Eisenhower signed the new department into law April 11, 1953. HEW consisted of: Social Security, a $17 billion trust for almost 70 million Americans disbursing $4 billion a year; the Public Health Service, including the National Cancer Institute and the National Institutes of Health; the Office of Education; the Food and Drug Administration; the Office of Vocational Rehabilitation; the Children's Bureau; the American Printing House for the Blind; Columbia Institute for the Deaf; and St. Elizabeth's Hospital for the Mentally Ill.

Oveta Culp Hobby became HEW's first secretary. Hobby was a registered Democrat from Texas, but she had backed Eisenhower against his more conservative Republican challenger Robert Taft, and endorsed him for president on the front page of her newspaper the Houston Post. She represented the many southern Democrats who had crossed over to vote for Eisenhower. Although this was an astute political appointment, Eisenhower had concerns about Hobby's ability to handle the job and believed that she would need a very able assistant.7 Nelson Rockefeller was thus offered the job of undersecretary. Rockefeller's family advisors recommended that he turn down the offer. They believed Rockefeller's interests would not be served by accepting the number two position in an upstart department so far removed from his primary interest of foreign affairs. Rockefeller, however, rejected this advice, claiming the realm of Health, Education and Welfare to be something he had been interested in all his life. Furthermore, he felt obligated to the new department he had helped to create."I'm responsible for creating this baby," he said,"I have a responsibility for seeing to it that it succeeds."8 Rockefeller believed that it was important for the Republican Party, which was so often associated with preserving the status quo, to get HEW off to a good start. He believed it was necessary to show that domestic programs from the New Deal era, such as Social Security, would not only be retained, but improved upon by the Republican Party."A Republican administration couldn't be seen to be trying to turn back the clock," he later recalled.9

Based on his campaign statements, Eisenhower agreed with Rockefeller."I believe that the social gains achieved by the people of the United States, whether they were enacted by a Republican or a Democratic administration, are not only here to stay but are to be improved and expanded," Eisenhower had noted during an October campaign stop,"Anyone who says it is my purpose to cut down Social Security, unemployment insurance, to leave the ill and aged destitute, is lying."10 President Eisenhower later echoed these sentiments in a letter to his more conservative brother Edgar."Should any political party attempt to abolish social security, unemployment insurance, and eliminate labor laws and farm programs, you would not hear of that party again in our political history."11

The creation of the Department of Defense may offer the most obvious comparison to the current proposal to create a Department of Homeland Security. The creation of HEW, however, also has some interesting parallels. President Bush will find, as Eisenhower did, that some of his opponents are fellow Republicans who instinctively oppose the expansion of government bureaucracy. He will also encounter opposition, as Eisenhower did, from the congressional friends of the agencies and bureaus that he proposes be subsumed by the new department, perhaps to the detriment of the their prestige. Like Eisenhower, President Bush will likely find that if he is willing to compromise, and chooses the right man or woman to head the new department, that his enormous popularity will carry this proposal through. If the"War on Terrorism" comes to define this period of American history in the same way that the Cold War and Welfare Capitalism did the previous period, then the creation of a Department of Homeland Security may well be the momentous event that the Bush administration claims it to be.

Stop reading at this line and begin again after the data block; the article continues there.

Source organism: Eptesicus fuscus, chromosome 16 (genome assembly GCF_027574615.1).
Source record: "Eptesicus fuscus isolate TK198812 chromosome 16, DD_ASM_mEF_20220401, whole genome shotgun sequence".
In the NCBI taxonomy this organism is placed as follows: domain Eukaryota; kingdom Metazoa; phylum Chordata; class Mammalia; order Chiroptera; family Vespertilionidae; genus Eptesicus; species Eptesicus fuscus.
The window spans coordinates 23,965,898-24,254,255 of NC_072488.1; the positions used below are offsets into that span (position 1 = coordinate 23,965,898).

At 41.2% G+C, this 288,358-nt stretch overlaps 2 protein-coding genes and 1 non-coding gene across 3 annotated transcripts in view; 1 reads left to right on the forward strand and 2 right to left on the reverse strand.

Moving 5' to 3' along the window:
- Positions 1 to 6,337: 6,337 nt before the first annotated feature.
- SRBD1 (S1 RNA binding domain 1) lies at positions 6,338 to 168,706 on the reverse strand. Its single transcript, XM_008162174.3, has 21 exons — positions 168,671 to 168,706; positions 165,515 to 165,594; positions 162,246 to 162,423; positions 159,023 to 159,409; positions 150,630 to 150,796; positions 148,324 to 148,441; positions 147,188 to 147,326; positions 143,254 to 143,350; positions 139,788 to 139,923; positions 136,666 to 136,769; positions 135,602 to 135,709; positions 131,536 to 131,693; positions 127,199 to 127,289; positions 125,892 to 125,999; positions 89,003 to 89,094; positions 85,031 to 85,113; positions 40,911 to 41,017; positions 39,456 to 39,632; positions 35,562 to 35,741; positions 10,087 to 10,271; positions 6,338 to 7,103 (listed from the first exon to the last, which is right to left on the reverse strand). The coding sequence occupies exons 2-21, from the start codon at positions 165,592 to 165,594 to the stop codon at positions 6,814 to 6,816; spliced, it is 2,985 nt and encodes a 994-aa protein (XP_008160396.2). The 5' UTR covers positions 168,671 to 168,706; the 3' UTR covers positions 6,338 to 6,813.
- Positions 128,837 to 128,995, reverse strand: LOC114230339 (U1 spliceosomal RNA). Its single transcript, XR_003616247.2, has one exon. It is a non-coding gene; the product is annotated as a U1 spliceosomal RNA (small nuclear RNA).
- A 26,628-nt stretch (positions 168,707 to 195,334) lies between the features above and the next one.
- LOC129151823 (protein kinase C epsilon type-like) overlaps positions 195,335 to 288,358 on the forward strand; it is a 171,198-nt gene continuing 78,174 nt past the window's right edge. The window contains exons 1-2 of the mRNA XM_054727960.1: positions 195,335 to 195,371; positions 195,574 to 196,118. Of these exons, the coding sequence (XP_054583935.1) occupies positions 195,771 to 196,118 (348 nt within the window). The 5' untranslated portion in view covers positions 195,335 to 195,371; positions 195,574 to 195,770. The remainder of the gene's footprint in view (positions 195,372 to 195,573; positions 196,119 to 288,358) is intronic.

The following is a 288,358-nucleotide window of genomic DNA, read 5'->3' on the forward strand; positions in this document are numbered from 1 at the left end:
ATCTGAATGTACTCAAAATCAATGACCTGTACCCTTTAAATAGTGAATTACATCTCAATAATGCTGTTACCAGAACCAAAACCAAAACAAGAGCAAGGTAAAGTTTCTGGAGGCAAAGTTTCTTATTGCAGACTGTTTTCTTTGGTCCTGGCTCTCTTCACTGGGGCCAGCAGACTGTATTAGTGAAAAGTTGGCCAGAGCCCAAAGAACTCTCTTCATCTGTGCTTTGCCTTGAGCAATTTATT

ENDNOTES
1"Summary of Policy Statements Made by General Eisenhower; As Excerpted from Major Speeches Carried by the New York Times and Other Papers from June until November 4th [1952]," Volume 5, Health, Education, and Welfare (HEW), Washington, D.C. Files, Record Group (RG) 4, Nelson A. Rockefeller (NAR) Personal, Rockefeller Archive Center, North Tarrytown, New York (RAC).
2 Steven Wagner,"Pursuing the 'Middle Way': Eisenhower Republicanism, 1952-1964" (Ph.D. diss., Purdue University, 1999).
3 President's Advisory Committee on Government Organization (PACGO), Volume 67, Washington D.C. Files, RG 4, NAR Personal, RAC. The committee, when first created by President-Elect Eisenhower in November 1952, was known as the President's Advisory Committee on Government Organization. Executive Order 10432 on January 24, 1953 formalized the committee's status, making it the Special Committee on Government Organization (SCGO). It was later known as the Reorganization Advisory Committee (REAC).
4 Letter to President Eisenhower March 5, 1953, Folder 439, Box 49, REAC, Washington, D.C. Files, RG 4, NAR Personal, RAC.
5"Special Message to the Congress Transmitting Reorganization Plan I of 1953 Creating the Department of Health, Education, and Welfare, March 12, 1953," Public Papers of the Presidents (PPP) 1953 (Washington, D.C.: Government Printing Office, 1958-61), 28.
6 Congress and the Nation, 1945-1964: A Review of Government and Politics in the Postwar Years (Washington D.C.: Congressional Quarterly Service, 1965), 1248.
7 Eisenhower's secretary, Ann Whitman later recalled that"After Mrs. Hobby's appointment, the President expressed concern that she is nearing the end of her rope, and definitely needs a good assistant." February 24, 1955, February 1955 (1), Box 4, Ann Whitman Diary Series, DDE Papers as President, DDEL. Labor leader George Meany concurred:"Nelson Rockefeller was running the Health, Education and Welfare Department, not Mrs. Hobby. She was the Secretary, he was the Undersecretary, but she wasn't with it at all. . . . she just sat back and let Nelson run the show," quoted in Archie Robinson, George Meany and his Times: A Biography (New York: Simon and Schuster, 1981) 208.
8 Quoted in Cary Reich, The Life of Nelson Rockefeller: Worlds to Conquer, 1908-1958 (New York: Doubleday, 1996) 511.
9 Quoted in Reich, The Life of Nelson Rockefeller, 526; see also Joe Alex Morris, Nelson Rockefeller: A Biography, (New York: Harper, 1960), 289.
10New York Times, October 21, 1952, 24.
11 President Eisenhower to Edgar Eisenhower, November 8, 1954, Ibid.